TIA Continues Its Focus on NAFTA, Other International Issues Confronting 3PLs

Will Sehestedt | Transportation Intermediaries Association

As TIA continues to grow, so do the interests and capabilities of TIA member companies. In TIA’s 40th year, the Association now includes hundreds of companies that offer not only domestic over-the-road transportation services, but also a host of international and multimodal capabilities.

TIA staff work hard to ensure that every member has access to the tools they need to grow their business in a highly competitive marketplace, including tools that can help members understand how to become licensed to offer, or to partner with established companies in offering international and multimodal freight services. TIA networking events, policy committees, and the members-only section of the TIA website all offer different resources and opportunities to learn about those aspects of the 3PL industry. 

In addition to FMCSA-licensed property brokers working in domestic truckload and LTL freight, TIA counts as members a diverse list of companies and associate members with expertise in cross-border, intermodal, ocean freight, air freight, and customs brokerage. Improving resources and discussions on issues related to international freight will add value to TIA membership for those companies and enrich the Association experience for every member regardless of specialty or focus.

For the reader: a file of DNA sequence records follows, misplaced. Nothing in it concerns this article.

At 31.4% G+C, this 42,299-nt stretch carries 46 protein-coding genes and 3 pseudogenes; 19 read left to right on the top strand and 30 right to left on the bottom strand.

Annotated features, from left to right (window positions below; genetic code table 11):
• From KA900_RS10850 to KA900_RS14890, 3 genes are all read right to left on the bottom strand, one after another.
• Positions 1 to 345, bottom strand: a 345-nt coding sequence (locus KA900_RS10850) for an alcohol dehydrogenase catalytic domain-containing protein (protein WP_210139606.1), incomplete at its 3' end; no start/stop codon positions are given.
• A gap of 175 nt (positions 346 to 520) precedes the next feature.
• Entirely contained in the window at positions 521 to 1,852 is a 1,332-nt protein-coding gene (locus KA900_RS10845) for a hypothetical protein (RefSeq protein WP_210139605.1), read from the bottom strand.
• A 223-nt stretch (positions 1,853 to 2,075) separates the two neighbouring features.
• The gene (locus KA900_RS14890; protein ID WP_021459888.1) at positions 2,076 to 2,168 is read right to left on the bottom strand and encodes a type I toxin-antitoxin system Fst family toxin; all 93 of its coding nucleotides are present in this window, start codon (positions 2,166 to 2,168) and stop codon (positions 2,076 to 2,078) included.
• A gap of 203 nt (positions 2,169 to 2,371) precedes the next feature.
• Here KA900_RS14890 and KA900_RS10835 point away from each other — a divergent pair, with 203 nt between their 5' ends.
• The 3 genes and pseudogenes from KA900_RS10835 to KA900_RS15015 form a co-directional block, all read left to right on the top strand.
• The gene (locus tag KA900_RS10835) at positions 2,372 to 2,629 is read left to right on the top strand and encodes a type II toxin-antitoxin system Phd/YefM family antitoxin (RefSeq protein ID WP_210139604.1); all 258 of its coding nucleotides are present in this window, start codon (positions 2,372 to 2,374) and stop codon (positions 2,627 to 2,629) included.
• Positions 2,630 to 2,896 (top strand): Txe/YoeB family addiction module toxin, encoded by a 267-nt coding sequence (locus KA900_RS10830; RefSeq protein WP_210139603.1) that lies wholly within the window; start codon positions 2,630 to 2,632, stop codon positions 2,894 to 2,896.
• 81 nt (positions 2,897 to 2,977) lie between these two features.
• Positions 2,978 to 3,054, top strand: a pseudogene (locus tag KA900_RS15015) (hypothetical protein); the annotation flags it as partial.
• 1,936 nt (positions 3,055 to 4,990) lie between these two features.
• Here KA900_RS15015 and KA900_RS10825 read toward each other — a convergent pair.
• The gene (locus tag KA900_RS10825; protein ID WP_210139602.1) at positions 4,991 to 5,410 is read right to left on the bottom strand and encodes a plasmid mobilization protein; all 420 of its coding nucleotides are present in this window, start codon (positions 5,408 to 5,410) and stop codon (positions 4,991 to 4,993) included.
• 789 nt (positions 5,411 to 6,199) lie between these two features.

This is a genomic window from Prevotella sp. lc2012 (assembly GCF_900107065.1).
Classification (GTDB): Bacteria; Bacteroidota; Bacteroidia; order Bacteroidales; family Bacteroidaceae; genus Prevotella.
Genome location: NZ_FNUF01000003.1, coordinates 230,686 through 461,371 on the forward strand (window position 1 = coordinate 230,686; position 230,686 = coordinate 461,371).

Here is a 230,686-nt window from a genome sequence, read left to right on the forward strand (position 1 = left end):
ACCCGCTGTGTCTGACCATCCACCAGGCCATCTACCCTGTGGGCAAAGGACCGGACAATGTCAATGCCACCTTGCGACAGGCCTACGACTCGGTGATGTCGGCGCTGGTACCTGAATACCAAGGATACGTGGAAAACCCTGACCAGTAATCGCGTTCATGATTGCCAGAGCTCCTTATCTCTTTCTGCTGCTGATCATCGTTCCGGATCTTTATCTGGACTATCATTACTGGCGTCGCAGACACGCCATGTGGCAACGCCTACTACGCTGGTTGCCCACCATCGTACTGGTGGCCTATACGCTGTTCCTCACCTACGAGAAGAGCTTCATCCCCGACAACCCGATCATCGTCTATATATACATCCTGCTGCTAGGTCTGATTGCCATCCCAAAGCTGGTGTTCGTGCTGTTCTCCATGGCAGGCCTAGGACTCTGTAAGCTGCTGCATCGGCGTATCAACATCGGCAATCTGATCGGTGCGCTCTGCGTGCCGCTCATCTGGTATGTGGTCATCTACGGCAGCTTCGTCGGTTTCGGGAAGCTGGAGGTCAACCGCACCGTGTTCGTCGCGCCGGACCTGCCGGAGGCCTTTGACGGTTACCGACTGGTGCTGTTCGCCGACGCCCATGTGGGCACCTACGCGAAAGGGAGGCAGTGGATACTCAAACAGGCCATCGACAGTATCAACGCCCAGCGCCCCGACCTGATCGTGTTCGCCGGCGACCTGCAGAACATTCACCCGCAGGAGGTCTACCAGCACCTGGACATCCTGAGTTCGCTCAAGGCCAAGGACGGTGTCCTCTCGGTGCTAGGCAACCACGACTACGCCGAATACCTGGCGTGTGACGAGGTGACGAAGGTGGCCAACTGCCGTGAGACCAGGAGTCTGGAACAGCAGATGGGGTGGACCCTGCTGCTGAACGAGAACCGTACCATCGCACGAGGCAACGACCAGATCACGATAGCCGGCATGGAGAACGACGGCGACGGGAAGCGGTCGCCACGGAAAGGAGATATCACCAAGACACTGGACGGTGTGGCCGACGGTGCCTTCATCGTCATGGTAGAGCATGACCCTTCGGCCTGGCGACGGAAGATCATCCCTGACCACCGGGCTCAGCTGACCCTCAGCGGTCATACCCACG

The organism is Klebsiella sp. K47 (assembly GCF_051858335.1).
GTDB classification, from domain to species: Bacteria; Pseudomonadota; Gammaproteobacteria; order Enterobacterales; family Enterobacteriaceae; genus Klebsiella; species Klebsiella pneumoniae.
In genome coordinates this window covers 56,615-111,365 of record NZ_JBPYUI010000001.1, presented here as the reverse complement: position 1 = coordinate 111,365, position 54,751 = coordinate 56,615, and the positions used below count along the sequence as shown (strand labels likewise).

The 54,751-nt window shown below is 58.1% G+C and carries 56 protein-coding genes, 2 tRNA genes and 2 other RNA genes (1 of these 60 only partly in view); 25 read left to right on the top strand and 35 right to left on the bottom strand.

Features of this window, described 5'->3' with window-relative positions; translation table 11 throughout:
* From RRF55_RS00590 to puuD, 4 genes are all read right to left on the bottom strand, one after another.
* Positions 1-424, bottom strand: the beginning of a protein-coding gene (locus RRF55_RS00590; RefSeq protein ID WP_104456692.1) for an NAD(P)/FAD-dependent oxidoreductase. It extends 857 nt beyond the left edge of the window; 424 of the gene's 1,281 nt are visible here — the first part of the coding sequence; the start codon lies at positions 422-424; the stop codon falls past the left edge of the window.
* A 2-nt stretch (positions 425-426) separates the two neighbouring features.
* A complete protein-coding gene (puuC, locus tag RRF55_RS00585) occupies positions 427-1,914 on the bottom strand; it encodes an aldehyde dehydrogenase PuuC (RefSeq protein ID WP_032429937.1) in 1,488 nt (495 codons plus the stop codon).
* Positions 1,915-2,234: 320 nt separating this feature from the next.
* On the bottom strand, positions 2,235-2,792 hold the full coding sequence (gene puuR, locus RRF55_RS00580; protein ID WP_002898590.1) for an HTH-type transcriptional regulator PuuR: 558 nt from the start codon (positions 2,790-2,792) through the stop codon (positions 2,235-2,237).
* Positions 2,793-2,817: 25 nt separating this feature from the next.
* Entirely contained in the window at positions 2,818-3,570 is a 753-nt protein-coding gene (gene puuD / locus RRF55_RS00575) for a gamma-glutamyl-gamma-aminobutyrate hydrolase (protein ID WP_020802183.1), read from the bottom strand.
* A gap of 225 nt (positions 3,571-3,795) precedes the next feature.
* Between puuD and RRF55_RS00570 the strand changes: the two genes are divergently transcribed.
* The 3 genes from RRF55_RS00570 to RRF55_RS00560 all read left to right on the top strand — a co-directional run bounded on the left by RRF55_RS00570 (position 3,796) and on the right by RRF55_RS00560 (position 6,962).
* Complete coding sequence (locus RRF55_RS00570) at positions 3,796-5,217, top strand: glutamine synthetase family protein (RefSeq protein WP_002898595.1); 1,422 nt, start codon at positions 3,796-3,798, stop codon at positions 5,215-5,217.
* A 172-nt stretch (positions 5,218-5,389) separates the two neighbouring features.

TIA is the sole U.S. association member of the International Federation of Freight Forwarders Associations (FIATA). FIATA provides an international forum for TIA staff and members to discuss regulatory differences and impact global freight policies. Just as the American Trucking Associations is a member of the International Road Transport Union, or the American Association of Railroads is a member of the International Union of Railways, TIA is uniquely positioned through its membership in a global organization to represent North American transportation intermediaries on a global scale.

TIA members face the same pressures as 3PLs in Australia, China, or Egypt: digitizing supply chains, frustrating regulatory regimes, and constantly evolving relationships with shippers and carriers. Technology is making the global movement of goods faster and giving shippers new tools to monitor their supply chains. FIATA enables national associations to discuss how their members are adjusting to these new demands, and to advocate to world organizations in support of regulations that facilitate international commerce.

Participating in discussions at FIATA helps TIA to see how the small- and medium-sized intermediaries around the world are adapting to meet new challenges and compete in the global marketplace. Those conversations with other national associations, such as the Canadian International Freight Forwarders Association (CIFFA) and the Mexican Association of Cargo Agents (AMACARGA), help TIA to offer resources to its members that work (or are considering working) with cross-border freight movements.